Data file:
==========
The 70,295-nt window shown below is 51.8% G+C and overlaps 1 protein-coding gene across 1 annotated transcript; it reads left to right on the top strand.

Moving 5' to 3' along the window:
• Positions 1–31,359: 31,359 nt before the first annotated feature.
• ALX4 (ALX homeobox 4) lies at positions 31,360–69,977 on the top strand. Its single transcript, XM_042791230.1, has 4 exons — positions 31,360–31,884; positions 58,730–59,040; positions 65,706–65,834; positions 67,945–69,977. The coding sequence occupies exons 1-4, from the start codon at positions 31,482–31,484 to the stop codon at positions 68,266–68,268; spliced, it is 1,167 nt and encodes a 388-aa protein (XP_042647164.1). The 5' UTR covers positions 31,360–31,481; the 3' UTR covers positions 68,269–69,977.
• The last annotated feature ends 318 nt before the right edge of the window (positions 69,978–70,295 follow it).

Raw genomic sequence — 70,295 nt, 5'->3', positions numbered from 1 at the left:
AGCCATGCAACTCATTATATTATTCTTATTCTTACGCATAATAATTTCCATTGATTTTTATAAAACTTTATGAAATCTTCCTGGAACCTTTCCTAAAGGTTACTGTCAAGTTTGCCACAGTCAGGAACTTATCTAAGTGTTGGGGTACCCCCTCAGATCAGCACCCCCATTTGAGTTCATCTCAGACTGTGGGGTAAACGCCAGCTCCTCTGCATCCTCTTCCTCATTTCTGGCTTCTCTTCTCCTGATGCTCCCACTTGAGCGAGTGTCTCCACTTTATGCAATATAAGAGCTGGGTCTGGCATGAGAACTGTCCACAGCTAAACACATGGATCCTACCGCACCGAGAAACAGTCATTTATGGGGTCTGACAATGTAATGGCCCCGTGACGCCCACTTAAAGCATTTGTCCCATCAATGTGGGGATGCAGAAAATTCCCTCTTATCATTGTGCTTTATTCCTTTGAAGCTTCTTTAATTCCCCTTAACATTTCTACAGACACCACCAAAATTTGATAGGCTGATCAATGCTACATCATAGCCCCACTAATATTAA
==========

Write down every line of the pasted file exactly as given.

The 70,295-nt window shown below is 51.8% G+C and overlaps 1 protein-coding gene across 1 annotated transcript; it reads left to right on the top strand.

Moving 5' to 3' along the window:
• Positions 1–31,359: 31,359 nt before the first annotated feature.
• ALX4 (ALX homeobox 4) lies at positions 31,360–69,977 on the top strand. Its single transcript, XM_042791230.1, has 4 exons — positions 31,360–31,884; positions 58,730–59,040; positions 65,706–65,834; positions 67,945–69,977. The coding sequence occupies exons 1-4, from the start codon at positions 31,482–31,484 to the stop codon at positions 68,266–68,268; spliced, it is 1,167 nt and encodes a 388-aa protein (XP_042647164.1). The 5' UTR covers positions 31,360–31,481; the 3' UTR covers positions 68,269–69,977.
• The last annotated feature ends 318 nt before the right edge of the window (positions 69,978–70,295 follow it).

Raw genomic sequence — 70,295 nt, 5'->3', positions numbered from 1 at the left:
AGCCATGCAACTCATTATATTATTCTTATTCTTACGCATAATAATTTCCATTGATTTTTATAAAACTTTATGAAATCTTCCTGGAACCTTTCCTAAAGGTTACTGTCAAGTTTGCCACAGTCAGGAACTTATCTAAGTGTTGGGGTACCCCCTCAGATCAGCACCCCCATTTGAGTTCATCTCAGACTGTGGGGTAAACGCCAGCTCCTCTGCATCCTCTTCCTCATTTCTGGCTTCTCTTCTCCTGATGCTCCCACTTGAGCGAGTGTCTCCACTTTATGCAATATAAGAGCTGGGTCTGGCATGAGAACTGTCCACAGCTAAACACATGGATCCTACCGCACCGAGAAACAGTCATTTATGGGGTCTGACAATGTAATGGCCCCGTGACGCCCACTTAAAGCATTTGTCCCATCAATGTGGGGATGCAGAAAATTCCCTCTTATCATTGTGCTTTATTCCTTTGAAGCTTCTTTAATTCCCCTTAACATTTCTACAGACACCACCAAAATTTGATAGGCTGATCAATGCTACATCATAGCCCCACTAATATTAA